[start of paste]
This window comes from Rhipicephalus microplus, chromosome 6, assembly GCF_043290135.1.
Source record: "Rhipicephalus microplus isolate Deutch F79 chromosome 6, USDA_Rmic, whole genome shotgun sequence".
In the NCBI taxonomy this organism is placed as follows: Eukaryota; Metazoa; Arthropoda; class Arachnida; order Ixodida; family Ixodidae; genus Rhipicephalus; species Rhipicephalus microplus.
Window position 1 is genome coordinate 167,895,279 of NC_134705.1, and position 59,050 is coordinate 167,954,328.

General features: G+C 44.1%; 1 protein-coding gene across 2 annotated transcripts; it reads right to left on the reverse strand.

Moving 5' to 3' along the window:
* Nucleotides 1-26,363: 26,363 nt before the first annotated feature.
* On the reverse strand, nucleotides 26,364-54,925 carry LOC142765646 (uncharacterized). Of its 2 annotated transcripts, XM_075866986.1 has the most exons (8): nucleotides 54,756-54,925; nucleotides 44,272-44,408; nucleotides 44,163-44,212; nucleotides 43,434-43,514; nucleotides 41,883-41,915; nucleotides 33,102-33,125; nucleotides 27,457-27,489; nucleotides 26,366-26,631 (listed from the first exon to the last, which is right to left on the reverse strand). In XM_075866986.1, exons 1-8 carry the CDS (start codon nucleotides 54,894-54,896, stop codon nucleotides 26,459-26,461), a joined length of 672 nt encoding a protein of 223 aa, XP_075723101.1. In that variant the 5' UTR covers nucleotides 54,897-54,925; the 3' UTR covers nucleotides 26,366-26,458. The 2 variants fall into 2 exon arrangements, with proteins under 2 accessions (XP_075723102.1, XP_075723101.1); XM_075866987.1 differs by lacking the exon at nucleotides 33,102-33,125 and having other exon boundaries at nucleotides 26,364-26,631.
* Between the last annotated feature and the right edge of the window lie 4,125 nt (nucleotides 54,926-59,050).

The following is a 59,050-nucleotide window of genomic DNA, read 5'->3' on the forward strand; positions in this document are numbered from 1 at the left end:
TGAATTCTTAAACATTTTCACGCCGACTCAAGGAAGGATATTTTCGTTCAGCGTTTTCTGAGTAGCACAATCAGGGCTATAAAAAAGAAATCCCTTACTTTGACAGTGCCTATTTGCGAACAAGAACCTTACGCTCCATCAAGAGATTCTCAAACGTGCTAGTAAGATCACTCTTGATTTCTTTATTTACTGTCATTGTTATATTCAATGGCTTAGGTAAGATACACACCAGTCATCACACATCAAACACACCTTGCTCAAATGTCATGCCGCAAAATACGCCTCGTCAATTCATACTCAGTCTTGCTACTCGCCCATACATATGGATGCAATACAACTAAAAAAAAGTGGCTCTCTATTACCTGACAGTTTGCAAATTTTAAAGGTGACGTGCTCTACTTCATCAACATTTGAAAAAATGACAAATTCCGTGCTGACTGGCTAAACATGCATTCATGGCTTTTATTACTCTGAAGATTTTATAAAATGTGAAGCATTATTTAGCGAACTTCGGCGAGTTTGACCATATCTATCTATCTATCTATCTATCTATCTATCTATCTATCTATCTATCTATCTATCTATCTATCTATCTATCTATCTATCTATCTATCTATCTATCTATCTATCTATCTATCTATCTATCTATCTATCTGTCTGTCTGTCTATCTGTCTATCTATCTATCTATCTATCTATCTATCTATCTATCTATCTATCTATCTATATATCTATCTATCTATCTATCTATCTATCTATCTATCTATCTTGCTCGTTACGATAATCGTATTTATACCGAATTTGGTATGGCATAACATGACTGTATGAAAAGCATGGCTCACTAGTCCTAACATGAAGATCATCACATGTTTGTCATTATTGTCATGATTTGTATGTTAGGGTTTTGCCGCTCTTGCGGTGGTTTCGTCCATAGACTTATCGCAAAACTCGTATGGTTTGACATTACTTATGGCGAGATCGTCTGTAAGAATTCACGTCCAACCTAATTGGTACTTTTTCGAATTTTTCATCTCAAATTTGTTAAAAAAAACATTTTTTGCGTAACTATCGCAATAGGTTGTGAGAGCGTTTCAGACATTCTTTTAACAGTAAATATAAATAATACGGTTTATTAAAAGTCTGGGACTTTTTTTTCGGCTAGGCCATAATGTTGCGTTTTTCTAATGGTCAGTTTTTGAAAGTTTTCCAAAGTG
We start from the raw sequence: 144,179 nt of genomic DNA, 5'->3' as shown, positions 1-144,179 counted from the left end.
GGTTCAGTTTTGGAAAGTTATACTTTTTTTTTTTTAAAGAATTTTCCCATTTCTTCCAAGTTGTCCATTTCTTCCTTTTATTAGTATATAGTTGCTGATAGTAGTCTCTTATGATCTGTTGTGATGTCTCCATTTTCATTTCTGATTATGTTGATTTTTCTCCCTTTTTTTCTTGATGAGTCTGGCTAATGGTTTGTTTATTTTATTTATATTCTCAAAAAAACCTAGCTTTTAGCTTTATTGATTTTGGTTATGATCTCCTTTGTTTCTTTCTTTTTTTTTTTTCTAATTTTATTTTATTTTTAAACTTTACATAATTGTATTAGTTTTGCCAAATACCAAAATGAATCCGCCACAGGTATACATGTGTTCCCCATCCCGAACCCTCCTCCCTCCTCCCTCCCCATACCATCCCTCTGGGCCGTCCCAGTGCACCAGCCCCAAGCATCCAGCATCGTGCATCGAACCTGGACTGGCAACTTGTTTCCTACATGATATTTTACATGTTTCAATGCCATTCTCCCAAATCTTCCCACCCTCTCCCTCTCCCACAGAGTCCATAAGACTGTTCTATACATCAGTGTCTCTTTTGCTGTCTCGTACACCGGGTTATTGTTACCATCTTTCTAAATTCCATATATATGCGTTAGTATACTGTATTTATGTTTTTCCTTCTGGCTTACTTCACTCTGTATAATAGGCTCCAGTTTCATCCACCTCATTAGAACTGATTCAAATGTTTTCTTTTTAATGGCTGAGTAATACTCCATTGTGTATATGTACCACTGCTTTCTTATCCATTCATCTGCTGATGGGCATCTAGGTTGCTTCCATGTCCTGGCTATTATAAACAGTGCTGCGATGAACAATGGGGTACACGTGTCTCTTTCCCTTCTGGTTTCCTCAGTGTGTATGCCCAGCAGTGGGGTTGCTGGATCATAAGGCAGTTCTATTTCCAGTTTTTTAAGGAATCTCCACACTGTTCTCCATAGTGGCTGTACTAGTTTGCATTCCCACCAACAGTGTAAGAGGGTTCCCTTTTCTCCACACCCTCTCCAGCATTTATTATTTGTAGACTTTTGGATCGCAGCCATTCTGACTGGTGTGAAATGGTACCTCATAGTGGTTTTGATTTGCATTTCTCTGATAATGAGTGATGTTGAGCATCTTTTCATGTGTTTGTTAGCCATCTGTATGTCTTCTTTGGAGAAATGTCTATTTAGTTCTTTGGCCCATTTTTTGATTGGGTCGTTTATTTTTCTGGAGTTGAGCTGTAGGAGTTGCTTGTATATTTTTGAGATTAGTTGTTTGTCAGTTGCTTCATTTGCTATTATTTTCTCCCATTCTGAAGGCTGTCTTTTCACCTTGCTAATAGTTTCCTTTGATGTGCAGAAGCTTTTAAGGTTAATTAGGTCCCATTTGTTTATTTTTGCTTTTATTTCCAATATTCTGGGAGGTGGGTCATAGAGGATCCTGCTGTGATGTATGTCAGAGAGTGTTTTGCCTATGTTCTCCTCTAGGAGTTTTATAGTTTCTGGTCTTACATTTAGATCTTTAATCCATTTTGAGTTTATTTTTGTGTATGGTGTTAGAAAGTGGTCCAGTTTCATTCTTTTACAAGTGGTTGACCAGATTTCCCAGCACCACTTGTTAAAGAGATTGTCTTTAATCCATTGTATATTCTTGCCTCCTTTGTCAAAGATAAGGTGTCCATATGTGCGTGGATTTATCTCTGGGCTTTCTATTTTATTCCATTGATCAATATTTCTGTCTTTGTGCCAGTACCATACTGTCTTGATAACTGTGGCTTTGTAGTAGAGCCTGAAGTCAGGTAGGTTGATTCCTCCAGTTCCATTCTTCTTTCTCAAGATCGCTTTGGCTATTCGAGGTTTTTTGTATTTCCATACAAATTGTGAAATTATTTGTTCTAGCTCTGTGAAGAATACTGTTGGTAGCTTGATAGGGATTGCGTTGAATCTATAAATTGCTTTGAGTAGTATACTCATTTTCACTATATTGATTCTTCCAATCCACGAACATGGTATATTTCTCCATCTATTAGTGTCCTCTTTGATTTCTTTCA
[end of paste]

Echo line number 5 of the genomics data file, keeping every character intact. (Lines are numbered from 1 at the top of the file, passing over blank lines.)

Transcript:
General features: G+C 44.1%; 1 protein-coding gene across 2 annotated transcripts; it reads right to left on the reverse strand.